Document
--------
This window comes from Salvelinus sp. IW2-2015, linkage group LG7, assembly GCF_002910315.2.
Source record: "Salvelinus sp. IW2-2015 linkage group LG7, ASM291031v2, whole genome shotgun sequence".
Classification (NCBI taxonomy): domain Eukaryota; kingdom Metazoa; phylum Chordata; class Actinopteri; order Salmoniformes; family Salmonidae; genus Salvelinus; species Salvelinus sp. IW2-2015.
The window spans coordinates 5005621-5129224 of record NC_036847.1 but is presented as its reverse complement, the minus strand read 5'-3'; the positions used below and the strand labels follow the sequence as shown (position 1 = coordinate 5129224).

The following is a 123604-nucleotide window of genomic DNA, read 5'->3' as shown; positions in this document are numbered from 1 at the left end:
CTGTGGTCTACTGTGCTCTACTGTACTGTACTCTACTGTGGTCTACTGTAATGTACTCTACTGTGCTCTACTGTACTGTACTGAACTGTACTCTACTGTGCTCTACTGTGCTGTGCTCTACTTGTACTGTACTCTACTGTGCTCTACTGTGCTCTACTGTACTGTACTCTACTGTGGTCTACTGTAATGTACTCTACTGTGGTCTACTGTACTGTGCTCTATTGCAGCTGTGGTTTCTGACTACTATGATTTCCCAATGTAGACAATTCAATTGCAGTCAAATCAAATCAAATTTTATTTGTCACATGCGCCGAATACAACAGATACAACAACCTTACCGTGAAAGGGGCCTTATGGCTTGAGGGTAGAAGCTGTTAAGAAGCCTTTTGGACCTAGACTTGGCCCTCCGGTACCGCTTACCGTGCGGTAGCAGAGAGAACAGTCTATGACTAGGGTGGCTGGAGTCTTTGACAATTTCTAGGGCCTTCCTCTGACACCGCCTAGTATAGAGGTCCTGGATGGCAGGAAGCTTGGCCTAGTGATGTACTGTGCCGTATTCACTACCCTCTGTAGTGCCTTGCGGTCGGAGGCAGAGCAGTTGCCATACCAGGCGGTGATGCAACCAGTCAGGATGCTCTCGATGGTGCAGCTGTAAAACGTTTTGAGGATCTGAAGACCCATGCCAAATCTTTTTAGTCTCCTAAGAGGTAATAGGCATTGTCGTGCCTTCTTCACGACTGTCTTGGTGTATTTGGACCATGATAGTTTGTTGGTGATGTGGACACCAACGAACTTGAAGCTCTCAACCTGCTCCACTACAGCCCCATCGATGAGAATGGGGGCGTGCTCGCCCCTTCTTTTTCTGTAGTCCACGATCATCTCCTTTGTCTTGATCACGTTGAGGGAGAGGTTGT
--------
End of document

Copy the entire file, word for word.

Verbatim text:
This window comes from Salvelinus sp. IW2-2015, linkage group LG7, assembly GCF_002910315.2.
Source record: "Salvelinus sp. IW2-2015 linkage group LG7, ASM291031v2, whole genome shotgun sequence".
Classification (NCBI taxonomy): domain Eukaryota; kingdom Metazoa; phylum Chordata; class Actinopteri; order Salmoniformes; family Salmonidae; genus Salvelinus; species Salvelinus sp. IW2-2015.
The window spans coordinates 5005621-5129224 of record NC_036847.1 but is presented as its reverse complement, the minus strand read 5'-3'; the positions used below and the strand labels follow the sequence as shown (position 1 = coordinate 5129224).

The following is a 123604-nucleotide window of genomic DNA, read 5'->3' as shown; positions in this document are numbered from 1 at the left end:
CTGTGGTCTACTGTGCTCTACTGTACTGTACTCTACTGTGGTCTACTGTAATGTACTCTACTGTGCTCTACTGTACTGTACTGAACTGTACTCTACTGTGCTCTACTGTGCTGTGCTCTACTTGTACTGTACTCTACTGTGCTCTACTGTGCTCTACTGTACTGTACTCTACTGTGGTCTACTGTAATGTACTCTACTGTGGTCTACTGTACTGTGCTCTATTGCAGCTGTGGTTTCTGACTACTATGATTTCCCAATGTAGACAATTCAATTGCAGTCAAATCAAATCAAATTTTATTTGTCACATGCGCCGAATACAACAGATACAACAACCTTACCGTGAAAGGGGCCTTATGGCTTGAGGGTAGAAGCTGTTAAGAAGCCTTTTGGACCTAGACTTGGCCCTCCGGTACCGCTTACCGTGCGGTAGCAGAGAGAACAGTCTATGACTAGGGTGGCTGGAGTCTTTGACAATTTCTAGGGCCTTCCTCTGACACCGCCTAGTATAGAGGTCCTGGATGGCAGGAAGCTTGGCCTAGTGATGTACTGTGCCGTATTCACTACCCTCTGTAGTGCCTTGCGGTCGGAGGCAGAGCAGTTGCCATACCAGGCGGTGATGCAACCAGTCAGGATGCTCTCGATGGTGCAGCTGTAAAACGTTTTGAGGATCTGAAGACCCATGCCAAATCTTTTTAGTCTCCTAAGAGGTAATAGGCATTGTCGTGCCTTCTTCACGACTGTCTTGGTGTATTTGGACCATGATAGTTTGTTGGTGATGTGGACACCAACGAACTTGAAGCTCTCAACCTGCTCCACTACAGCCCCATCGATGAGAATGGGGGCGTGCTCGCCCCTTCTTTTTCTGTAGTCCACGATCATCTCCTTTGTCTTGATCACGTTGAGGGAGAGGTTGT